Membrane fusion is essential for cellular transport in eukaryotes. Abnormalities contribute to a wide range of diseases including diabetes and neurological disorders. We focus on two protein families that are key for membrane fusion: (1) the Sec1p/Munc18 (SM) and (2) the soluble-N-ethylmaleimide-sensitive attachment protein receptor (SNARE) proteins. How these proteins regulate membrane fusion is still unclear.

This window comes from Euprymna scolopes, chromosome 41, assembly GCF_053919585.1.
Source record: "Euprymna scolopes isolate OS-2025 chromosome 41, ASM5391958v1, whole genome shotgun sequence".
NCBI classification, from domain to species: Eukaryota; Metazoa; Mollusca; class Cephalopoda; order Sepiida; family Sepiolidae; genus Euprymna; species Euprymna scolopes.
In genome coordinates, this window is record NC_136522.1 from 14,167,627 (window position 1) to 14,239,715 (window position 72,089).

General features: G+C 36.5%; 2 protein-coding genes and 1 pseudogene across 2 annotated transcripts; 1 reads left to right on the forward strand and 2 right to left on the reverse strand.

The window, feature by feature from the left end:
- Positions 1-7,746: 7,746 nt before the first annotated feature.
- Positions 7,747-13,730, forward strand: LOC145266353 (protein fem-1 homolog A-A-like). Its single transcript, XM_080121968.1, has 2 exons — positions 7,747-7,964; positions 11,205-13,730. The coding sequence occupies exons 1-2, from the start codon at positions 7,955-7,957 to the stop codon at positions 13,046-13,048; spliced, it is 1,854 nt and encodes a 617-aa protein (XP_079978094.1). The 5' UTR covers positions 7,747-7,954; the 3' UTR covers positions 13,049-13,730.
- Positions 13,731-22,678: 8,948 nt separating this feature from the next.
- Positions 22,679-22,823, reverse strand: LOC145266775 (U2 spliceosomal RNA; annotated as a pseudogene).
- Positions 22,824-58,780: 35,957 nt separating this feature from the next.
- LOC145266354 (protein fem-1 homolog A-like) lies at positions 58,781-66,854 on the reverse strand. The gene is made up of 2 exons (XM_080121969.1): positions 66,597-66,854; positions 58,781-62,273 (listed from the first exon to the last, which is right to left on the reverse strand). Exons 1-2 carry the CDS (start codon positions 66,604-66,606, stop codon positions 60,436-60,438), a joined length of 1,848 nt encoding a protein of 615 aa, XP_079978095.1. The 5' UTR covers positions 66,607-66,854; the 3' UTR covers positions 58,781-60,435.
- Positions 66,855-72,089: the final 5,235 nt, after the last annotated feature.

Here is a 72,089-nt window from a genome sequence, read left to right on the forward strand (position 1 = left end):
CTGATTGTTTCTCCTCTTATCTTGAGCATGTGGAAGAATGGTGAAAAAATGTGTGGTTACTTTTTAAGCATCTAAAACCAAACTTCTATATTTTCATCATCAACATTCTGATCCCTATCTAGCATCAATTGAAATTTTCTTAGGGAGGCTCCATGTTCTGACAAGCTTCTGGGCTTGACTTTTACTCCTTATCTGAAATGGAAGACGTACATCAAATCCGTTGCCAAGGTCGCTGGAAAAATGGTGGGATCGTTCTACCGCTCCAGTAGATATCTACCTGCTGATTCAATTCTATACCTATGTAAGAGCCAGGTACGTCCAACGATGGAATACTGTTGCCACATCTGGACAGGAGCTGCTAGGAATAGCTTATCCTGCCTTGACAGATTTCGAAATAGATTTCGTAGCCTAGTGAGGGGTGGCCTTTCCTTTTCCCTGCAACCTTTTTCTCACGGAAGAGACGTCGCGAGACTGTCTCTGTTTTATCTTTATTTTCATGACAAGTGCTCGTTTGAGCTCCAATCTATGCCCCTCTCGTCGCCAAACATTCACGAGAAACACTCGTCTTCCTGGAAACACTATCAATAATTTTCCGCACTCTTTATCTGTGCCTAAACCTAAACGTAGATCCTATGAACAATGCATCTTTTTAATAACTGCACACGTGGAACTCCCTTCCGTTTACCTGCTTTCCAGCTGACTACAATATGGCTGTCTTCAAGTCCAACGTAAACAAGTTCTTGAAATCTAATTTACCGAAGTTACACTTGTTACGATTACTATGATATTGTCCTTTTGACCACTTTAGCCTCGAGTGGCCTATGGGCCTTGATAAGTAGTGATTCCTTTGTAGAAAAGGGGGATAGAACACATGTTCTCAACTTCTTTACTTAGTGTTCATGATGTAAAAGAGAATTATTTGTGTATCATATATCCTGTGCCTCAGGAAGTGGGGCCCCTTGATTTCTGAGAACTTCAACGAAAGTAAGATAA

A major outcome over the past years has been the tremendous advance in our understanding of the regulation of SNARE proteins involved in insulin-stimulated trafficking of the GLUT4 glucose transporter. This process, which is critical to the regulation of blood glucose levels, is affected in Type II Diabetes. We aim to understand the structure of a number of SNARE systems and complexes, not just those involved in GLUT4 transportation. This will help us to unravel the molecular mechanism(s) behind SNARE protein interactions and better understand how they regulate membrane fusion.